Have you ever gone to the grocery store, filled your shopping cart with delicious items, and then decided to just…walk away? How about scanning items in the checkout line only to say “no” and just give up the whole business?
Of course, you didn’t.
Yet these two actions, cart abandonment and checkout abandonment, happen millions of times every day for online retailers around the world. According to a global study by Baymad, 69% of shoppers walk away from their cart. Of customers who stay at checkout, 41% will abandon their checkout.
It’s a ground wasted effort – and advertising dollars – going out.
Let’s take a look at how to measure and improve cart and checkout abandonment, or as I call it, “cartalytics”.
How to Measure Cart and Checkout Abandonment
Before you can improve dropout rates, start with some baseline data. Let’s define the two main metrics we’re looking to improve:
1. The cart abandonment the price is calculated using the formula: added to basket/(added to basket+purchases). It represents the percentage of customers who abandoned cart items out of all customers who added items to their carts.
For example, if 100 people added items to their cart but only 25 of them converted, the cart abandonment rate is: 100/(100+25)=0.8=80%. As a result, 80% of customers who added items to their carts abandoned them.
2. The checkout abandonment rate is similar and calculated with the formula: payment page started / (payment page started + purchases completed). It represents the percentage of customers who abandoned items in checkout out of all customers who added items to their cart.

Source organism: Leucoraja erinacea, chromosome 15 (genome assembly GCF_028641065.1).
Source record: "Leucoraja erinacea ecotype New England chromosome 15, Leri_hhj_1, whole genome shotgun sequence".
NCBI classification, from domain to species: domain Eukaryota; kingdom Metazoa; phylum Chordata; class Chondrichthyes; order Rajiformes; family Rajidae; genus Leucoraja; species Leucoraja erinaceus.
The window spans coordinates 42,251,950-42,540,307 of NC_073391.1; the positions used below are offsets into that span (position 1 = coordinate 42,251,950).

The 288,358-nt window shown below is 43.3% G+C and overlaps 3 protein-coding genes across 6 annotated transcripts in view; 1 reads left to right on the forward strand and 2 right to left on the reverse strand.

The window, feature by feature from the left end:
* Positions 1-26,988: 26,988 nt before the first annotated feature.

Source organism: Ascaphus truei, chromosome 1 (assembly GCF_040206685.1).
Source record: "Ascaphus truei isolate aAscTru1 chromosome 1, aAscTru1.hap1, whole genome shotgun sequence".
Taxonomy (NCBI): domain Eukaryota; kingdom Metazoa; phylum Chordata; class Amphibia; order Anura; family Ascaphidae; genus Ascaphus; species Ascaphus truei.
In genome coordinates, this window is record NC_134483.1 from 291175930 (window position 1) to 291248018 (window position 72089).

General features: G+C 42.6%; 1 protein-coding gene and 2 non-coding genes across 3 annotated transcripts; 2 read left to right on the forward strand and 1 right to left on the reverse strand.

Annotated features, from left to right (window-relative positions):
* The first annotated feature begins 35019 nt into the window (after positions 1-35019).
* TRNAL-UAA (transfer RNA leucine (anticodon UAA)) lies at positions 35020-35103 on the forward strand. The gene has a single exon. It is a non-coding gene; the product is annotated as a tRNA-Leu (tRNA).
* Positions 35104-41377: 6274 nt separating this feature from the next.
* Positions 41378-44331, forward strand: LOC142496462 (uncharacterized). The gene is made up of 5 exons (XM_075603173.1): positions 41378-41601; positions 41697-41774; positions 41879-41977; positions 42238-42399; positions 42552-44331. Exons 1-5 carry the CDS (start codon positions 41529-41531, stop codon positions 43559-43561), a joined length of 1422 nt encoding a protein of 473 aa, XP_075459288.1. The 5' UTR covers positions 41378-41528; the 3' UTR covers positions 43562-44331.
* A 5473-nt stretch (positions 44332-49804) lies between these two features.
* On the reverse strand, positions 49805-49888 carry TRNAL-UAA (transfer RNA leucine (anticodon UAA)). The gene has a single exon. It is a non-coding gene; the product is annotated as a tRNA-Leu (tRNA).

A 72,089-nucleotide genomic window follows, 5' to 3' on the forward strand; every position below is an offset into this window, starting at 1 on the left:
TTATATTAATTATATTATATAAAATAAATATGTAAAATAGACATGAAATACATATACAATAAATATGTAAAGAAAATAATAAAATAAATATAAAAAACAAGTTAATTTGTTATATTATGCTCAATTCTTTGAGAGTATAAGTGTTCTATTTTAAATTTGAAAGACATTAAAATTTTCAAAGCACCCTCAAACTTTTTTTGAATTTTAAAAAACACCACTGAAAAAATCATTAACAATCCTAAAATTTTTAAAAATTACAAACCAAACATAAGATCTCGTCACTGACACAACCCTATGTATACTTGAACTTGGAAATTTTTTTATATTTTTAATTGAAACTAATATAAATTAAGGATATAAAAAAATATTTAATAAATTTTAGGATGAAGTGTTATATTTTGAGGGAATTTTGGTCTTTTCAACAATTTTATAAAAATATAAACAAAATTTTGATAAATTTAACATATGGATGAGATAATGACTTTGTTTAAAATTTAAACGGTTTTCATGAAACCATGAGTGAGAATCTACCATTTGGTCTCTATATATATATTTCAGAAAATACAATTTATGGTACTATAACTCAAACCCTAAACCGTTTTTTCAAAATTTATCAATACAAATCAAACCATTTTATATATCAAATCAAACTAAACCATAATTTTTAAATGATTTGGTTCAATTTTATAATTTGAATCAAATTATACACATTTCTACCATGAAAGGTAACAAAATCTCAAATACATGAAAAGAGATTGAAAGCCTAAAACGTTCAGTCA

Fortunately, Google Analytics includes this data for any advanced e-commerce setup. To get started, open the Conversions and Purchase Behavior section in Google Analytics. You should see a report for your customer’s onsite journey stages for the selected time period. When you view the chart from left to right, you should see how many visitors abandoned at different stages of the customer journey.
Both of these measurements are essential for recording over time. As you implement drop-recover strategies, keep an eye on changes to this view over time (at least twice a month).
How to Improve Cart and Checkout Abandonment
The first thing to keep in mind is that no one accidentally lands on your website – and everyone lands with it. some level of purchase intention. When looking at the two abandonment rates, follow these three rules: engage the customer, keep it simple (and fast!), and don’t sell past the close.
Much of cart abandonment is due to window shopping. These customers use the shopping cart to store “future purchase intent”. A good way to measure this is to look at cart abandonment rates for returning users. Often, a higher rate for this customer segment indicates browsing and a lack of immediacy in the buying process.
Combating this behavior is difficult, but another method is to engage the customer and help convert “in active carts” into active wishlists.
For example, when a customer is about to leave the site, a simple pop-up offering to save their cart if they enter their email address gives you the option to re-engage later. With an email in hand, you can use traditional re-engagement methods that introduce time-induced FOMO messages (e.g. items sell out fast or sale ends tomorrow).